Japanese Researchers Create Immature Human Eggs From Stem Cells : Shots - Health News A Japanese research team made immature human eggs from stem cells that were derived from human blood. The technique brings scientists a step closer to being able to mass-produce human eggs.
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Scientists Create Immature Human Eggs From Stem Cells

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Scientists Create Immature Human Eggs From Stem Cells

Scientists Create Immature Human Eggs From Stem Cells

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MARY LOUISE KELLY, HOST:

Scientists in Japan say they have taken a crucial step towards creating human eggs in the lab that could eventually revolutionize the way people have babies. NPR health correspondent Rob Stein has the details.

ROB STEIN, BYLINE: So the first question you may have is, why in the world would scientists want to manufacture human eggs in their lab? Amanda (ph) Clark at UCLA says there's a very good reason.

AMANDER CLARK: For many years, we've been looking for a way to understand human fertility and infertility given that such a large fraction of the human population does experience difficulties getting pregnant and having a child.

STEIN: Scientists around the world have been racing to try to turn stem cells into human sperm and eggs. They were able to do it for mice and have even bred baby mouse pups with mouse eggs and sperm they made from stem cells, but they could never even get close to that for humans.

CLARK: The field has been stalled for a number of years at this bottleneck.

STEIN: But not anymore. Scientists at Kyoto University say they've broken that bottleneck. They finally figured out how to create very immature human eggs in a lab dish.

CLARK: This is incredibly exciting because for the first time, scientists have been able to convincingly demonstrate that we are able to make eggs. They're very immature eggs, but we're able to make eggs in the laboratory.

STEIN: They did it by taking human blood cells, turning them into stem cells and then coaxing the stem cells into becoming very immature eggs using little mini ovaries they created in a lab from mouse cells.

CLARK: They created a tiny, little, artificial ovary. And inside that little reconstituted ovary were these very immature human egg cells. So the entire experiment happened entirely within an incubator within a laboratory.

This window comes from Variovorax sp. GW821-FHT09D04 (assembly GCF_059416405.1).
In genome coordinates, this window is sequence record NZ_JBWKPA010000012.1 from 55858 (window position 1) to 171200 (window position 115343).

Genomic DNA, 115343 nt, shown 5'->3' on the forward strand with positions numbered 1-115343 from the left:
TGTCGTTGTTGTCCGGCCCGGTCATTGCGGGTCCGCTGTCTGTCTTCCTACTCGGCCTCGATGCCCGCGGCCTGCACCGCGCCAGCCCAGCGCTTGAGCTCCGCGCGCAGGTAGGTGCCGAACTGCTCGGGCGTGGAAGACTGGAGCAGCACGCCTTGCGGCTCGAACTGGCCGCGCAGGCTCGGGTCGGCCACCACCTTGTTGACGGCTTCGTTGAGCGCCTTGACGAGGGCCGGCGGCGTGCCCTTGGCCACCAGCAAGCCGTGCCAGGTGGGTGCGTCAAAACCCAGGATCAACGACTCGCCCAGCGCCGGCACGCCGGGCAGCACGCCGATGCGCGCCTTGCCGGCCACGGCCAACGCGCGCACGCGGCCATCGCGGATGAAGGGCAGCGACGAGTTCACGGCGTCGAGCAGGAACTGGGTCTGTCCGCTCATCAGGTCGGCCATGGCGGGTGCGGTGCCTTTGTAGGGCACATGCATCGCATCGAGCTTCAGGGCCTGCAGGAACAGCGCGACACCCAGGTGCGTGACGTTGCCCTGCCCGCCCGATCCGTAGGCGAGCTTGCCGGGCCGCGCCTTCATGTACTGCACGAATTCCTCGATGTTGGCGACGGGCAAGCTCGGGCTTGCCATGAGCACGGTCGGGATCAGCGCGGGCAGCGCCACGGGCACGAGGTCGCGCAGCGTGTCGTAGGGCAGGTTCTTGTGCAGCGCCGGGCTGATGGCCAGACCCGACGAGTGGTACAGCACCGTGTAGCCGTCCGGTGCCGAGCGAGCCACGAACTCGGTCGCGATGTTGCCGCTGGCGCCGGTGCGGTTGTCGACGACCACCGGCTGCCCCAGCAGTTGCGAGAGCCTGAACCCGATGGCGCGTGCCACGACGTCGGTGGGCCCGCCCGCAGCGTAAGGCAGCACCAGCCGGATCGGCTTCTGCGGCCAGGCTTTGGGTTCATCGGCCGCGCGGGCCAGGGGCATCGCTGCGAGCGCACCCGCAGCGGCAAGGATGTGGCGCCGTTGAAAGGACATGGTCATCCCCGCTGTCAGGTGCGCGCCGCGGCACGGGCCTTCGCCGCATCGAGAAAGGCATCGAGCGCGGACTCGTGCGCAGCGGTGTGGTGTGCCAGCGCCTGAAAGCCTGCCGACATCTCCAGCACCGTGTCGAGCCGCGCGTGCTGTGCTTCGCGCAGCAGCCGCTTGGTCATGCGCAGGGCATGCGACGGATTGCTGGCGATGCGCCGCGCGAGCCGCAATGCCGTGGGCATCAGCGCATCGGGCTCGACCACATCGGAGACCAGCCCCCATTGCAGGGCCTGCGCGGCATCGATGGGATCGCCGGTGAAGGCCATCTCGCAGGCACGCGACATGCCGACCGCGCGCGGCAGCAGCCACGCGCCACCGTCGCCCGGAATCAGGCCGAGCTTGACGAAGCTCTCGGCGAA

STEIN: Now, these egg cells are way too immature to make a baby, but that's the ultimate goal. And if it works and is safe, it could help millions of people suffering from infertility. The same thing could be done starting with human hair or skin cells. So Hank Greely, a bioethicist at Stanford, says that's just the beginning.

HANK GREELY: If we can make human eggs and sperm from skin cells, it opens up an enormous number of possibilities for changing how humans reproduce.

STEIN: For example, gay couples could make babies with sperm and eggs made from their own skin cells. And easy access to eggs means it could become routine to scan the DNA of embryos before anyone tries to have a baby.

GREELY: Doing genetic testing basically on a large chunk of every generation of babies before they even become fetuses, while they're still embryos, and having parents or perhaps governments pick and choose which embryos can go on to become babies - that has lots of implications.

STEIN: And that's not all. Babies could be made from the cells of children, grandmothers, even dead people, according to Dartmouth bioethicist Ronald Green.

RONALD GREEN: So there are some very weird possibilities emerging.

STEIN: Theoretically people could even make babies from cells stolen unwittingly from celebrities.

GREEN: A woman might want to have George Clooney's baby, and his hairdresser could start selling his hair follicles online so that we suddenly see many, many progeny of George Clooney without his consent.

STEIN: Nothing like this is possible anytime soon. A lot more research is needed to prove eggs and sperm made this way work and are safe. But this new research suggests that's where humanity might be headed. Rob Stein, NPR News.

(SOUNDBITE OF DAVID HOLMES' "STORY OF THE INK")

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